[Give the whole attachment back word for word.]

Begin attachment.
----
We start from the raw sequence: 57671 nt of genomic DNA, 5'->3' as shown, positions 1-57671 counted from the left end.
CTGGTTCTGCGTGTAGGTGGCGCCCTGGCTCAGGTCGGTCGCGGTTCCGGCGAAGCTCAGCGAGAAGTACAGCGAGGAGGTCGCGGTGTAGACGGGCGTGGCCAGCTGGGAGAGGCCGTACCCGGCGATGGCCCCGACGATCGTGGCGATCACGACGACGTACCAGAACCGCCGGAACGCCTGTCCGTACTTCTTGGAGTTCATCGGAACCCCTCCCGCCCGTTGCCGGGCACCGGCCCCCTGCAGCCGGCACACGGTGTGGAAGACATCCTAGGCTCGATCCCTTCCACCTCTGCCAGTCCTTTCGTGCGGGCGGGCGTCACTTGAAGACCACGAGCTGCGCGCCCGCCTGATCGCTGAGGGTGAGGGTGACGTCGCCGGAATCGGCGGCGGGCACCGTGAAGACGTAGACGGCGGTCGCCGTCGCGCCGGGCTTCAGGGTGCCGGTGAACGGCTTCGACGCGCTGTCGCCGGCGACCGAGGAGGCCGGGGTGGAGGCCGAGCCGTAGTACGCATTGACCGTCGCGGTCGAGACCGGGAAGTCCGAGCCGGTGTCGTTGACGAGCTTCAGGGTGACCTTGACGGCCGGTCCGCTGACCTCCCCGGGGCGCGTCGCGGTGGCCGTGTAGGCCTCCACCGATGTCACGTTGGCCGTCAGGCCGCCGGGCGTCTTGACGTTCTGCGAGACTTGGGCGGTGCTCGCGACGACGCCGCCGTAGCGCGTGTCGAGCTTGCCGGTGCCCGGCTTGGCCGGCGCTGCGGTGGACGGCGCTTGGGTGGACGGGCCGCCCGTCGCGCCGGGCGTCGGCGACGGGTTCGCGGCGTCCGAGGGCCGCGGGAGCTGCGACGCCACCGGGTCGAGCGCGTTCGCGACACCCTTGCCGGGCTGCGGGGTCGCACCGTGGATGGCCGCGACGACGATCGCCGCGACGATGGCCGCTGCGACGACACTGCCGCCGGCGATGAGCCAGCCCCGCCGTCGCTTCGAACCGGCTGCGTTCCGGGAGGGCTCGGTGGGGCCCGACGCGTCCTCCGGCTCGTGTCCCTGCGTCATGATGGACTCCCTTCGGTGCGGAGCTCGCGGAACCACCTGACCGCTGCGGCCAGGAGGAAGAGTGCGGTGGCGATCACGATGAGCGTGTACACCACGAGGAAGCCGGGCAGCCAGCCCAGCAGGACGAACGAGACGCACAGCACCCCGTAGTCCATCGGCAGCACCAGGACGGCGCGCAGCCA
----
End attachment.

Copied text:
We start from the raw sequence: 57671 nt of genomic DNA, 5'->3' as shown, positions 1-57671 counted from the left end.
CTGGTTCTGCGTGTAGGTGGCGCCCTGGCTCAGGTCGGTCGCGGTTCCGGCGAAGCTCAGCGAGAAGTACAGCGAGGAGGTCGCGGTGTAGACGGGCGTGGCCAGCTGGGAGAGGCCGTACCCGGCGATGGCCCCGACGATCGTGGCGATCACGACGACGTACCAGAACCGCCGGAACGCCTGTCCGTACTTCTTGGAGTTCATCGGAACCCCTCCCGCCCGTTGCCGGGCACCGGCCCCCTGCAGCCGGCACACGGTGTGGAAGACATCCTAGGCTCGATCCCTTCCACCTCTGCCAGTCCTTTCGTGCGGGCGGGCGTCACTTGAAGACCACGAGCTGCGCGCCCGCCTGATCGCTGAGGGTGAGGGTGACGTCGCCGGAATCGGCGGCGGGCACCGTGAAGACGTAGACGGCGGTCGCCGTCGCGCCGGGCTTCAGGGTGCCGGTGAACGGCTTCGACGCGCTGTCGCCGGCGACCGAGGAGGCCGGGGTGGAGGCCGAGCCGTAGTACGCATTGACCGTCGCGGTCGAGACCGGGAAGTCCGAGCCGGTGTCGTTGACGAGCTTCAGGGTGACCTTGACGGCCGGTCCGCTGACCTCCCCGGGGCGCGTCGCGGTGGCCGTGTAGGCCTCCACCGATGTCACGTTGGCCGTCAGGCCGCCGGGCGTCTTGACGTTCTGCGAGACTTGGGCGGTGCTCGCGACGACGCCGCCGTAGCGCGTGTCGAGCTTGCCGGTGCCCGGCTTGGCCGGCGCTGCGGTGGACGGCGCTTGGGTGGACGGGCCGCCCGTCGCGCCGGGCGTCGGCGACGGGTTCGCGGCGTCCGAGGGCCGCGGGAGCTGCGACGCCACCGGGTCGAGCGCGTTCGCGACACCCTTGCCGGGCTGCGGGGTCGCACCGTGGATGGCCGCGACGACGATCGCCGCGACGATGGCCGCTGCGACGACACTGCCGCCGGCGATGAGCCAGCCCCGCCGTCGCTTCGAACCGGCTGCGTTCCGGGAGGGCTCGGTGGGGCCCGACGCGTCCTCCGGCTCGTGTCCCTGCGTCATGATGGACTCCCTTCGGTGCGGAGCTCGCGGAACCACCTGACCGCTGCGGCCAGGAGGAAGAGTGCGGTGGCGATCACGATGAGCGTGTACACCACGAGGAAGCCGGGCAGCCAGCCCAGCAGGACGAACGAGACGCACAGCACCCCGTAGTCCATCGGCAGCACCAGGACGGCGCGCAGCCA